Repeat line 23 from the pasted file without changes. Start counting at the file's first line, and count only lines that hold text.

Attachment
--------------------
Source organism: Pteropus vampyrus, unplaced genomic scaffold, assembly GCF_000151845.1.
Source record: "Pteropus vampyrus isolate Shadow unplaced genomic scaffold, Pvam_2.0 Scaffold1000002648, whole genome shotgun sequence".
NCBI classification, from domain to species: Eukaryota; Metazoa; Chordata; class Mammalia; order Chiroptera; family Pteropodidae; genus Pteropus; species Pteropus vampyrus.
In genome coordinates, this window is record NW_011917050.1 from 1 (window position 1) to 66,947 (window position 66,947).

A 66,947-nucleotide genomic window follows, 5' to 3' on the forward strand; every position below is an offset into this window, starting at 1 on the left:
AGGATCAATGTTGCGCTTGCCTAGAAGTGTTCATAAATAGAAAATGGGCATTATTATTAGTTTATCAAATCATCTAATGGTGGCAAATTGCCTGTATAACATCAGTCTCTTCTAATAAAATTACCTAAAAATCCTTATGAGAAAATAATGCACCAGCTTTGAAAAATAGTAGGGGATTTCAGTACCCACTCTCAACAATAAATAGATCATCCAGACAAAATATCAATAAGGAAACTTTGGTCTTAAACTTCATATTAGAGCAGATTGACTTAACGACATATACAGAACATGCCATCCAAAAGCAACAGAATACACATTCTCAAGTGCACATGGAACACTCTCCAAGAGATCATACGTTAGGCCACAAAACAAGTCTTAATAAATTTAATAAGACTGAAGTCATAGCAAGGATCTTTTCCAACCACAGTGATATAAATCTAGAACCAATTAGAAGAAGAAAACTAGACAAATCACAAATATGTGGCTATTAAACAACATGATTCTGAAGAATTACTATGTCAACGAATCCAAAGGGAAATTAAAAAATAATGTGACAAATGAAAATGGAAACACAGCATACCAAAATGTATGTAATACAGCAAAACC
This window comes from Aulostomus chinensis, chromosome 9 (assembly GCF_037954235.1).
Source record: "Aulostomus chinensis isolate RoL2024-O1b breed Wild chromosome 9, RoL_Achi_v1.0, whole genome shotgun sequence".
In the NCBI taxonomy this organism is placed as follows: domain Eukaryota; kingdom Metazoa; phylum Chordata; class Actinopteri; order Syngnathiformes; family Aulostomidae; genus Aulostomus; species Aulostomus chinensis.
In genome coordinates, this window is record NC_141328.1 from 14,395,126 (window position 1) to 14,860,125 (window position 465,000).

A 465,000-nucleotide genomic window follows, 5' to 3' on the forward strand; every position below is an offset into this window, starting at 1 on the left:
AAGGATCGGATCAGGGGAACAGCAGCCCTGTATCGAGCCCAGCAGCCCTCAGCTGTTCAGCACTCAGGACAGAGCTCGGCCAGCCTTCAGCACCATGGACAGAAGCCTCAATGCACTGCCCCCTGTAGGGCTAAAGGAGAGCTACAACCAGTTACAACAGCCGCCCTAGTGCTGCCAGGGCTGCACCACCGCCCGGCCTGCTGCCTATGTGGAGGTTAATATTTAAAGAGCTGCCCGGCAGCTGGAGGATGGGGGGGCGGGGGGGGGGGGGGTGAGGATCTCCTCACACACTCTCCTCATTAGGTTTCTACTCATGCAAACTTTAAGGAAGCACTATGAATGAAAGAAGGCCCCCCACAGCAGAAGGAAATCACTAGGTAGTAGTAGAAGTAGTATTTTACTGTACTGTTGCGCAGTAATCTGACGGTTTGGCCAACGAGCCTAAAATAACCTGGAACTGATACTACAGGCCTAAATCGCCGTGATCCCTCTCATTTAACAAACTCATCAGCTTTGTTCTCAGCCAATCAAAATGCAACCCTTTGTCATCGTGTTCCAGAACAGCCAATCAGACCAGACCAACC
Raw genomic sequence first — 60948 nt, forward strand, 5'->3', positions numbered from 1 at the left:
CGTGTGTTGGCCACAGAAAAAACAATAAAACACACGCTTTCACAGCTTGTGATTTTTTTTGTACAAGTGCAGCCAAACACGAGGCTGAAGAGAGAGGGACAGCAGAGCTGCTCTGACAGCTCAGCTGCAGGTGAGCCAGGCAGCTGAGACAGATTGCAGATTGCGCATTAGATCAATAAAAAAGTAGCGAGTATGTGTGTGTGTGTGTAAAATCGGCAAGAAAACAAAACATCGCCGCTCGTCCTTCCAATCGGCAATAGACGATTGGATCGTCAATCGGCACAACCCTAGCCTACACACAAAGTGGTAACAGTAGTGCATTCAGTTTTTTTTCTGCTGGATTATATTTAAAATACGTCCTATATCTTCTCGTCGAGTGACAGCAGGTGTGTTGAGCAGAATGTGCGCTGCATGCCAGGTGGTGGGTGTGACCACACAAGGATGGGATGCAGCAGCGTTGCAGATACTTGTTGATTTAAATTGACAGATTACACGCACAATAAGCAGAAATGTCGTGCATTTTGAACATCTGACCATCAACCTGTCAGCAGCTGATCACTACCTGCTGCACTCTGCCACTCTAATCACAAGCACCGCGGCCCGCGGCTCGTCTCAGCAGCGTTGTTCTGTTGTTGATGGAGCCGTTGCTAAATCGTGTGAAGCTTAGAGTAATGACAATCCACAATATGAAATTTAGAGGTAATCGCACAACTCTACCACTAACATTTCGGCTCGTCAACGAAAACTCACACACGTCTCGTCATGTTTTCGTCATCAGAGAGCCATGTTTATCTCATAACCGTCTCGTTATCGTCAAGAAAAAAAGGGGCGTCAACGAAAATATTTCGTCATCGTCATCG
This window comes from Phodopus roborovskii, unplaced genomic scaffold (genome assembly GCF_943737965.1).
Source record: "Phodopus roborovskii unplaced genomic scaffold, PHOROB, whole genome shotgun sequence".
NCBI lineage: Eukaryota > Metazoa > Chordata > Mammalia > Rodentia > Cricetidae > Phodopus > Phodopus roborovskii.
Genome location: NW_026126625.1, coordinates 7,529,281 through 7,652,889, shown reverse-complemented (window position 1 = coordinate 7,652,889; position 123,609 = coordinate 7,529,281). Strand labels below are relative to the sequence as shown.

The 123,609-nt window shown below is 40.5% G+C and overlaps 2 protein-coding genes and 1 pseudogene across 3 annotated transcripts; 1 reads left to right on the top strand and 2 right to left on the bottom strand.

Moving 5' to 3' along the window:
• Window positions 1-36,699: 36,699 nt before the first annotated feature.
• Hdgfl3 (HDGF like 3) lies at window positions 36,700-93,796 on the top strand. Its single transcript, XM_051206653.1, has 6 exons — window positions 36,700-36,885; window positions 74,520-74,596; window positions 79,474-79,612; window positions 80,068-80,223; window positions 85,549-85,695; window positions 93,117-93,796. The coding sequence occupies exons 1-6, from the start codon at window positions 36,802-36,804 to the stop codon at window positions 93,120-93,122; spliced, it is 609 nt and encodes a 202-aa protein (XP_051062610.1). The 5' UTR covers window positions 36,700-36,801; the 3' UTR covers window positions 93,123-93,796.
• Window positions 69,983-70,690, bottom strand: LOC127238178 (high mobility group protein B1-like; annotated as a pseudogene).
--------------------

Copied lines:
• Window positions 69,983-70,690, bottom strand: LOC127238178 (high mobility group protein B1-like; annotated as a pseudogene).